Digital Library of Georgia > Cyrus F. Jenkins Civil War Diary, 1861 - 1862

Cyrus F. Jenkins Civil War Diary, 1861 - 1862
Pages 17 - 26

Author: Jenkins, Cyrus Franklin, ca. 1837-1864
Extent: 1 v. (113 p.)
Repository: Troup County Archives
collection: Jenkins-Bass collection, 1861-ca. 1900 (Ms. 91)
More information: About the Digitized Version

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of each stream [deleted text: came] . like two armies madly rushing together, the billows foaming and lashing together as though each were vieing [vying] for conquest, but with their equalities of current and power, they seem now (as we cast our eye farther down) to compromise their fury by mixing their properties, and marching together directly to the northward. each claiming an equal share of glory. one without envieing [envying] . the other, mingle into one. we now left the Sublime scene & arrived at Raleigh C-H. [Courthouse] at noon. now without any provisions at all. except fresh beef. of which we receive 1 1/2 pounds daily from the butchers hand, bread or no bread salt or no salt,


Friday Oct [October] 25. [View Civil War timeline for this date | View Jenkins Chronology]

evening nothing yet to eat except a little parched corn that we have stolen, and a dish of boiled beef.


Saturday Oct [October] 26th , [View Civil War timeline for this date]

we now get a days ration of corn meal and wheat ground without botting [batting] . and so coarce [coarse] that it cannot be sifted yet it tast's [tastes] delicious.


Sunday Oct [October] 27th, morning 8 oclock [o'clock], [View Civil War timeline for this date]

Ordered to strike tents and prepare to march as soon


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as possible. nine oclock [o'clock] . and all ready for the march. with nothing prepared to eat for the day, we now start in quick time, Evening we arrived at our resting place for the night just as the sun cast its last rays of autumn hue upon the forest trees on the eastern hills to find only five except myself who had kept pace with the leaders of the regiment and our galliant [gallant] Capt. [Captain] they continue to come in one and two at a time, It is now 9 oclock [o'clock] . I'll retire to rest my wearied limbs. after a march of twenty three miles in the space of nine hours, including delays, with the burden of my knapsack gun & accoutrements making at least 35 pounds,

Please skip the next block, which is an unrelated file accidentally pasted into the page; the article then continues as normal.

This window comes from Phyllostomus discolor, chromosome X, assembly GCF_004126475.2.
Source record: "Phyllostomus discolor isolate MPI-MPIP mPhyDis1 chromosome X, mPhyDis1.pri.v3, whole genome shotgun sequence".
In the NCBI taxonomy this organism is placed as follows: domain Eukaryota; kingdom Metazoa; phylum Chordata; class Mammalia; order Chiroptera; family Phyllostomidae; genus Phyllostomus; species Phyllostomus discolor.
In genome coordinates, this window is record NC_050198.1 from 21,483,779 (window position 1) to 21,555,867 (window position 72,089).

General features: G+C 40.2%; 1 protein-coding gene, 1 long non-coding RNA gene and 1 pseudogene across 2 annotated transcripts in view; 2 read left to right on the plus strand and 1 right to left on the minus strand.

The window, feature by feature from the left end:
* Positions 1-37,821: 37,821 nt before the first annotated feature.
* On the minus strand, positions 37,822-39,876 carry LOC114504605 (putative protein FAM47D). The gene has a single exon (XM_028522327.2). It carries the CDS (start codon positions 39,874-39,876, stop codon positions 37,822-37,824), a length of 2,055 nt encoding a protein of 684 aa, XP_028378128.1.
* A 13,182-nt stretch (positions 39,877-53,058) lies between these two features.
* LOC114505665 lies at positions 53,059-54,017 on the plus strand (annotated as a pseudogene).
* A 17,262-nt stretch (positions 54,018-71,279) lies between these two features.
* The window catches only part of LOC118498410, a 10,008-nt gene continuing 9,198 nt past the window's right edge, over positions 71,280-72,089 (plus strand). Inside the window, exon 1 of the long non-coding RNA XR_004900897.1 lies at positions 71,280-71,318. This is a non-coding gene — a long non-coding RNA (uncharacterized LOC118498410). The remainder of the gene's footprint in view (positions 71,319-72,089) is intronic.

Monday morning Oct [October] 28th. [View Civil War timeline for this date | View Jenkins Chronology]

The provision train having been put in the rear yesterday, did not arrive until midnight, I was now disturbed by several of the men. who were all– hungry not having anything to eat since early morning, I persuaded them to take a nap, and put them off by telling them that I would draw their provisions at


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three oclock [o'clock] .. 2 oclock [o'clock] I was again disturbed & to satisfy them I found the commissary, drew, & distributed, their rations, After cooking for the day. we proceed to Fayette C-H a distance of 2 miles arrived at 9 oclock [o'clock] . where we received an order from Gen. [General] Floyd to advance to the foot of Cotton hill, and there await farther orders. We now marched 7 miles farther, and struck camp at 3 O.C [o'clock] in the evening. I now piled myself in the sun upon the grass, to rest and take a nap, I had scarcely been at ease half an hour, when orders came to retreat back 3 miles to the place first designated, we now have to strike tents and repack our bagage [baggage] . and march 3 miles back making 6 miles unnecessary travel. through the carelessness of officers, which has nettled the feelings of the regiment which is [added text: made] very obvious even to the careless, by the loud yells and bitter sayings of the men. against Lt [Lieutenant] Colo, [Colonel] Douglass. We again struck camp after dark. prepared supper, and all soon fell asleep,